“Good project management discipline stopped us from spending on projects that fail”, states Ron Kasabian, general manager at Intel, USA (PMI). Disciplined project management breaks strategic vision down into its elemental objectives and sets a roadmap towards achieving them successfully. It is a means of identifying the sequence of activities and the range of resources indispensable to a project such as people, systems, space, budget and time. All of these resources interoperate within a planned undertaking that places the specific and unique outcomes within view, and subject to constant evaluation. Defining the project budget is vital in steering expenditure into agreed efforts that have been validated to produce the required outcome. A well-estimated budget helps to structure the scope of the project in a way that controls how resources and time are allocated to any individual task. In a disciplined project management, the budget should be agreed and signed-off at the start of a project. It should be subjected to regular formal reviews to assess budget changes and impact, as well as to measure the returns on outlays and stop injections into non-value-add activities. Most importantly, taking a disciplined approach to project management not only increases project accountability, but also ensures visibility of progress as well as future requirements that will influence purchasing.

Be clear about product and project specifications

This is the essential mantra that underpins quality management and good manufacturing practice systems. Establishing good documentation of product and project specifications ensure that design requirements have been formalised and agreed. It ensures clarity of requirements and inputs when communicating with sub-contractors and suppliers, outputs are adequate for verification, and testing results meet expectations. In so doing, it also provides assurance for more accurate cost estimations from suppliers and exact budget allocations for a project. Errors and miscommunication can be eliminated, and there is more certainty for having things done right the first time. This would lead to minimising outlays on corrections and re-working. Documenting specifications should include details on materials, dimensions, measurements, tolerance/clearance, acceptance criteria, limits, components, software, hardware, sub-systems, conditions and production processes. To be effective, all documentation exercise should comply with the principles of good documentation practices and its applicable requirements on change control, review, control of electronic copies, traceability and risk management, to name a few.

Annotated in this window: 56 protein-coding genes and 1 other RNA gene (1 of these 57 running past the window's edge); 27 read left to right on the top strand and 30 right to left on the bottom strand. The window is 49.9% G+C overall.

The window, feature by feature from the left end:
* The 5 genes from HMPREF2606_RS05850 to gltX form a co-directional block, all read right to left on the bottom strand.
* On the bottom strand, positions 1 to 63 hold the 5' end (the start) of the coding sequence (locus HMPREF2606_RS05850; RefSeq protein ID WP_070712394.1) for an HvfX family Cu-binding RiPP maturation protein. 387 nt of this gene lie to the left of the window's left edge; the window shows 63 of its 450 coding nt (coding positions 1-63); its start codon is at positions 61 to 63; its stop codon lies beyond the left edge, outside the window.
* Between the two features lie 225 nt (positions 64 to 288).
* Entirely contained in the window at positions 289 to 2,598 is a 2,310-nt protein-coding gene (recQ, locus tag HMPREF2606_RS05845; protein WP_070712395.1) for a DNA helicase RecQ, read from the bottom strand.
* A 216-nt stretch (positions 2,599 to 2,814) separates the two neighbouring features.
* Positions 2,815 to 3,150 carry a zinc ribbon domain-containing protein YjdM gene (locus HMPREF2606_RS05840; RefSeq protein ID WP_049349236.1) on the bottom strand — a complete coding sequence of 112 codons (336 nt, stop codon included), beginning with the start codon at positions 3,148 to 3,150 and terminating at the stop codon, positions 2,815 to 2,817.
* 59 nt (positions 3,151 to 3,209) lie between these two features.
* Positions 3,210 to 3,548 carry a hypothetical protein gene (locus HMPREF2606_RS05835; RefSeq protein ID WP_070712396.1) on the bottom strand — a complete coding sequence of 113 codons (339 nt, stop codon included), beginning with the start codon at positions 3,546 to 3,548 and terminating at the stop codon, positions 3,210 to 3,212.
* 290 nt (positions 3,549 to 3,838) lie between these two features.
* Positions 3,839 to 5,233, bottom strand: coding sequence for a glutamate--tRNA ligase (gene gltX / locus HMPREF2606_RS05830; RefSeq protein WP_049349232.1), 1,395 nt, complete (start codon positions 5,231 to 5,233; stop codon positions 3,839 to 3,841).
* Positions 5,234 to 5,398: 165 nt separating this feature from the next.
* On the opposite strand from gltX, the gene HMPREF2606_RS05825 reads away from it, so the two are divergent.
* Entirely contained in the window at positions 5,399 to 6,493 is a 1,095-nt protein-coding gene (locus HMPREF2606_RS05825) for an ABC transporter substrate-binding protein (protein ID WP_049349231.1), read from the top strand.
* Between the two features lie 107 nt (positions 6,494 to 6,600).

Apply lean design and development methods

The lean design method transcends project management and involves a more in-depth review of workflow and process execution. Originally a manufacturing concept, its principles work in any organisation seeking to opportunities to eliminate waste and slash operational costs. The lean methodology forces an organisation into the iterative review of customer needs and to fulfil these through the most efficient and adaptable means. It involves the re-thinking of what the value-add elements are in a process and applying only those that directly accomplish the final product goals. Lean design helps to achieve quality and profit at the source. This is accomplished by adopting continuous improvement, monitoring, validation, error proofing and standardisation at every step to assure cost containment, highest returns on investment and best product quality. When design requirements are matched to resource capabilities, this helps an organisation to better focus scarce resources on the most economical way to produce the best possible product design.

(Visited 92 times, 1 visits today)